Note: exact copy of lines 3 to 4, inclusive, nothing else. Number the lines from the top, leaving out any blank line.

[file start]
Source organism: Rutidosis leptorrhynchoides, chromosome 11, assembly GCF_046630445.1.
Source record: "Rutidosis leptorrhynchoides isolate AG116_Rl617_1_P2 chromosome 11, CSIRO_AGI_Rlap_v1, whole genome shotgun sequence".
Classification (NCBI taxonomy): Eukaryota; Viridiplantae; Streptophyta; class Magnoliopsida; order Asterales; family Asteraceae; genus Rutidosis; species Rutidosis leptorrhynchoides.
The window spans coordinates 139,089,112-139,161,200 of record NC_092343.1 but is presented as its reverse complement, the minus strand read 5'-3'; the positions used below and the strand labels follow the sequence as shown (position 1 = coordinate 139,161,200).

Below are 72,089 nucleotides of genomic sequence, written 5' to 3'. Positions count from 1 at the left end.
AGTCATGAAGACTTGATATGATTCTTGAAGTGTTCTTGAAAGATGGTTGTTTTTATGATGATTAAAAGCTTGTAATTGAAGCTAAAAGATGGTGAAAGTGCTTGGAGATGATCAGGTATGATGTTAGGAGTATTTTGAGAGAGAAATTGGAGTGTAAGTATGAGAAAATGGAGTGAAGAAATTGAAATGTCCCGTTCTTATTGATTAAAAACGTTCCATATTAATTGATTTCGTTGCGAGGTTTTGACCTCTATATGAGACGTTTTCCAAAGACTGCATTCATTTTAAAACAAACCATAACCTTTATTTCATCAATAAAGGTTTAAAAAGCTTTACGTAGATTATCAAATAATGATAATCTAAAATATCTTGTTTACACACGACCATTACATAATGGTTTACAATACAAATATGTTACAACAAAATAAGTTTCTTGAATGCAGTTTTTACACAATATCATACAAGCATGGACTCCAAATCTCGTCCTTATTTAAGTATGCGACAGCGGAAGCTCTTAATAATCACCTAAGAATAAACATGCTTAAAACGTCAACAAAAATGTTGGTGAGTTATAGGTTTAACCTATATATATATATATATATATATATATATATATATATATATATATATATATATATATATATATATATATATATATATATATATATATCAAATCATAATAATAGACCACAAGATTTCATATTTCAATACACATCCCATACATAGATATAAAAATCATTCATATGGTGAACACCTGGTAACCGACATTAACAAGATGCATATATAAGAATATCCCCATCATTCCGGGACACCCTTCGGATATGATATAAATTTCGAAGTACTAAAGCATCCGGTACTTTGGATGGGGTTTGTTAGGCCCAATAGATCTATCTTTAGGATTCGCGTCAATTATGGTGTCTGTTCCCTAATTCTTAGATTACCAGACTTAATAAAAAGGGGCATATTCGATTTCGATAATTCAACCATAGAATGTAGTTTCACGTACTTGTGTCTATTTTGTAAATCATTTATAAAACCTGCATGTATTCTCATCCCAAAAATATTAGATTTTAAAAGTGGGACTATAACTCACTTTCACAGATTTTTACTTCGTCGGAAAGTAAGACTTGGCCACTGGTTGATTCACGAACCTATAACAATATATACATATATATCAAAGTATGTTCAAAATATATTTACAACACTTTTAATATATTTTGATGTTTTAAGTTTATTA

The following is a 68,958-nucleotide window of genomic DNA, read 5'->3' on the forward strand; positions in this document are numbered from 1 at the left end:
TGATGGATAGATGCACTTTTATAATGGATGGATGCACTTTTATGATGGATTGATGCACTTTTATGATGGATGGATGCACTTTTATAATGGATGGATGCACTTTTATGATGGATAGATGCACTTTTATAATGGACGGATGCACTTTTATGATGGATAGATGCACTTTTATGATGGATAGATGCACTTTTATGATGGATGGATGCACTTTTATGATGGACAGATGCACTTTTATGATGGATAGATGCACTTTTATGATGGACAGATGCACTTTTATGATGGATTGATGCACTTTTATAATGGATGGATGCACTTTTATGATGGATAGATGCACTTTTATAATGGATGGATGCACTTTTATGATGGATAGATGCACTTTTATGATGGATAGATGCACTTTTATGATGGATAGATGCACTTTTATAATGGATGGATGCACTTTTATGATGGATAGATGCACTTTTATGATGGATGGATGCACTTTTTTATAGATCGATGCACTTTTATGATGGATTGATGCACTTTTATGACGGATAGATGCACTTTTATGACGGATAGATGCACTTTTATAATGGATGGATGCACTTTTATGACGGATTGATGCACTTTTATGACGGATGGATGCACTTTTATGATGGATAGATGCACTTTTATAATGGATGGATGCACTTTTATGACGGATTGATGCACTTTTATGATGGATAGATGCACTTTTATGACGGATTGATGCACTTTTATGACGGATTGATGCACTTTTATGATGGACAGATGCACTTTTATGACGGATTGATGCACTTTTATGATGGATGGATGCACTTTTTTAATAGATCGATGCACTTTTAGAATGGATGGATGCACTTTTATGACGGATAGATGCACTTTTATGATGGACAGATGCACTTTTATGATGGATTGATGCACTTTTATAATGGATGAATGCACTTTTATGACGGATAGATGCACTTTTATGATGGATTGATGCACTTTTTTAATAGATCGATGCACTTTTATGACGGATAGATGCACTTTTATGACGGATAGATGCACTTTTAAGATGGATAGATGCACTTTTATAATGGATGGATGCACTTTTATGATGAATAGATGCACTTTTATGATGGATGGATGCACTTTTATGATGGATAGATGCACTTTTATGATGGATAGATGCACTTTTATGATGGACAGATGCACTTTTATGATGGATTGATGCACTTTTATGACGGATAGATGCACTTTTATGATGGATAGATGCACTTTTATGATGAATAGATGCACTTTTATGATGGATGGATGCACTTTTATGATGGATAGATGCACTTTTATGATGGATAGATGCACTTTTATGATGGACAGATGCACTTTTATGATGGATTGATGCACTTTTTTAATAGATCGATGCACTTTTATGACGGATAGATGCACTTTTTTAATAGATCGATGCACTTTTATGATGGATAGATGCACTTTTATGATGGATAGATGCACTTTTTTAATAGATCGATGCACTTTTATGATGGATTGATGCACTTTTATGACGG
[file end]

Classification (NCBI taxonomy): Eukaryota; Viridiplantae; Streptophyta; class Magnoliopsida; order Asterales; family Asteraceae; genus Rutidosis; species Rutidosis leptorrhynchoides.
The window spans coordinates 139,089,112-139,161,200 of record NC_092343.1 but is presented as its reverse complement, the minus strand read 5'-3'; the positions used below and the strand labels follow the sequence as shown (position 1 = coordinate 139,161,200).